Editor's note: NFL.com analyst Lance Zierlein will "dare to compare" prospects to NFL players throughout the college football season. This week, he provides a scouting report and comp for Washington State QB Luke Falk, who is separating himself from the pack at his position, according to one scout.
Nothing is more appealing to scouts than a gun-slinging quarterback with gaudy statistics, good size and the ability to change an NFL franchise's fortunes. Of course, with the proliferation of spread offenses, gaudy stats don't mean that much anymore as it pertains to the NFL draft.
However, Washington State's Luke Falk isn't just another stat-padding system quarterback who doesn't have the ability to transition into the NFL. I see attributes in him that are similar to what we look for from good NFL quarterbacks, and I believe he will transcend any "system" concerns whenever he enters the league. Here's my scouting report and comp for the redshirt junior.
Falk (6-foot-4, 216 pounds, per school measurements) stands tall in the pocket and has no problem seeing over the defensive line. Of all his positive attributes, the most important might be his poise. Falk doesn't rattle easily when the pocket gets noisy -- he plays with an unusual amount of patience. Falk rarely rushes his throws and is more than willing to wait for receivers running crossing routes to sail into the clear before throwing it their way. Falk does an excellent job of getting through his progressions and the tape shows he's willing to scan the entire field rather than just one half of it.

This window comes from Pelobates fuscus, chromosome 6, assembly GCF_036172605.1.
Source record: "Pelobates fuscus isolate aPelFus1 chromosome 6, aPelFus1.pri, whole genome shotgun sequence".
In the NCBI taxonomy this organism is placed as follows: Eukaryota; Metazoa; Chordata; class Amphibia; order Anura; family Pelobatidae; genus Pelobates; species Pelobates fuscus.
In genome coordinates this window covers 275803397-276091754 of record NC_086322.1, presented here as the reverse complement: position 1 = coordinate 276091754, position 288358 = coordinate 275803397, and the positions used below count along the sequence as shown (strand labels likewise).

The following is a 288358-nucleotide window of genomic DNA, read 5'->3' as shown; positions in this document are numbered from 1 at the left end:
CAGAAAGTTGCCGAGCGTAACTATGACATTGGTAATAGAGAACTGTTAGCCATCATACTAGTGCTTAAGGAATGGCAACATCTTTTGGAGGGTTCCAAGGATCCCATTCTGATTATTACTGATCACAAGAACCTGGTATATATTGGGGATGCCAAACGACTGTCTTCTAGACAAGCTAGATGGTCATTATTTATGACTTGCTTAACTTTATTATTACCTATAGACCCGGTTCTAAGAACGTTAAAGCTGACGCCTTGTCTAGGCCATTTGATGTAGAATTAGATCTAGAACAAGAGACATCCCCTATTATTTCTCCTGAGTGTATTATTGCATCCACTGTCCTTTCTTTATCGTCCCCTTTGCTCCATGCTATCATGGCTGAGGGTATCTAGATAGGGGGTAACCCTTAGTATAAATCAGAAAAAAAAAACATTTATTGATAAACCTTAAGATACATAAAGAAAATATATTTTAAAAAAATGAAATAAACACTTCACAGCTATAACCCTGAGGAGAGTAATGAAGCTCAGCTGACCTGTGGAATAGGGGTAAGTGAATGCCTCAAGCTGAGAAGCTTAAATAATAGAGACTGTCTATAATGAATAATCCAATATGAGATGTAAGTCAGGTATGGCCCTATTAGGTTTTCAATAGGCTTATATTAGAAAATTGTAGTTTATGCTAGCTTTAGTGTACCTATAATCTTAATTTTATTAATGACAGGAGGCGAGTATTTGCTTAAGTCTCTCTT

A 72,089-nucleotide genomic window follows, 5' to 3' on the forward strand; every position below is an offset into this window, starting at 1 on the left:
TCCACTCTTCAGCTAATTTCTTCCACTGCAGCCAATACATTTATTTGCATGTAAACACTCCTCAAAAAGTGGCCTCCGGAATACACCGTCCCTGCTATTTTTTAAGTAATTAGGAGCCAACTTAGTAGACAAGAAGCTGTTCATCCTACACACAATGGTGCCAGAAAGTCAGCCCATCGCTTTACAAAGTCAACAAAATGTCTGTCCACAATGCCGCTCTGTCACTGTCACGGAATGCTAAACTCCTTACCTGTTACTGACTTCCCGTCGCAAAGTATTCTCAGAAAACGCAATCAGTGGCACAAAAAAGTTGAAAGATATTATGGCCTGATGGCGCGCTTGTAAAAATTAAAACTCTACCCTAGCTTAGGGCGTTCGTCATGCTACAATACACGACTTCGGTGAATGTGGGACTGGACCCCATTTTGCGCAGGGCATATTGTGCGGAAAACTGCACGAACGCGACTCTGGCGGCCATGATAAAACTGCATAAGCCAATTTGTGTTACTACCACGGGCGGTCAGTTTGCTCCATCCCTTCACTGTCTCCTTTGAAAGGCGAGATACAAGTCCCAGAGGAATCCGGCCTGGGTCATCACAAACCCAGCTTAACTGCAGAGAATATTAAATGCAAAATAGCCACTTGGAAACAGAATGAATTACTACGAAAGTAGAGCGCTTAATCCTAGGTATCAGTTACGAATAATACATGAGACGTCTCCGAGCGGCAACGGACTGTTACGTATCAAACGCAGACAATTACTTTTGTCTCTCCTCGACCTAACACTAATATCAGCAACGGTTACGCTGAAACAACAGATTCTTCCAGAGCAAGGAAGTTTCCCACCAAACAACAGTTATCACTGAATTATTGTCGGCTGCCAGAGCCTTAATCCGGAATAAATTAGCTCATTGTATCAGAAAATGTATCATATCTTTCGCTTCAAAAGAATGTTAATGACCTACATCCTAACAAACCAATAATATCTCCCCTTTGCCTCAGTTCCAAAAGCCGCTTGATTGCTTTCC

Falk's lack of panic allows him to keep his eyes up the field and on his targets. It also prevents him from drastically altering his mechanics, which would hurt his overall accuracy. Falk has an unusually compact release on short throws, allowing the ball to come out quickly and with excellent accuracy. Falk's accuracy on deep sideline throws is top notch and he has the arm to make all the NFL throws. Add in his mobility, and you've got a prospect who is picking up steam in scouting circles.
Falk is somewhat lanky through his lower body. I would say it's safe to assume that his lower half could use more "leg days" in the gym. At times, Falk defaults to his lightning-quick release over a fundamental delivery. He could operate with more consistent balance in his base. While Falk does a nice job of scanning the field, there are times when he misses intermediate opportunities and defaults to the final checkdown option.
The biggest concern, in my opinion, centers around Falk's inconsistencies with his anticipatory throws between the numbers. There are times when he appears to wait for his targets to break open rather than throwing to windows that are opening. When he delays, it opens the door for safeties and/or linebackers to come crashing into the passing lanes. It's worth noting that five of his six interceptions this season have come in the middle of the field.
Falk reminds me of former Seahawks QB Matt Hasselbeck, a three-time Pro Bowler who retired after last season. For starters, Hasselbeck and Falk are similar in height, weight and body type. Both quarterbacks can count mobility as a plus and can elude pressure inside the pocket while continuing to look up the field.
Hasselbeck never led the league in passing yardage, touchdowns or quarterback rating, but he took Seattle to the playoffs six times, and all the way to the Super Bowl one of those years thanks to his accuracy, leadership and confidence, which are all traits I see in Falk. I think Falk might have some of the same interception issues that Hasselbeck did. However, I also believe in Falk's ability to attack on all levels of the field and operate with the type of calm that resonates with an NFL team looking for a capable leader who has winning traits.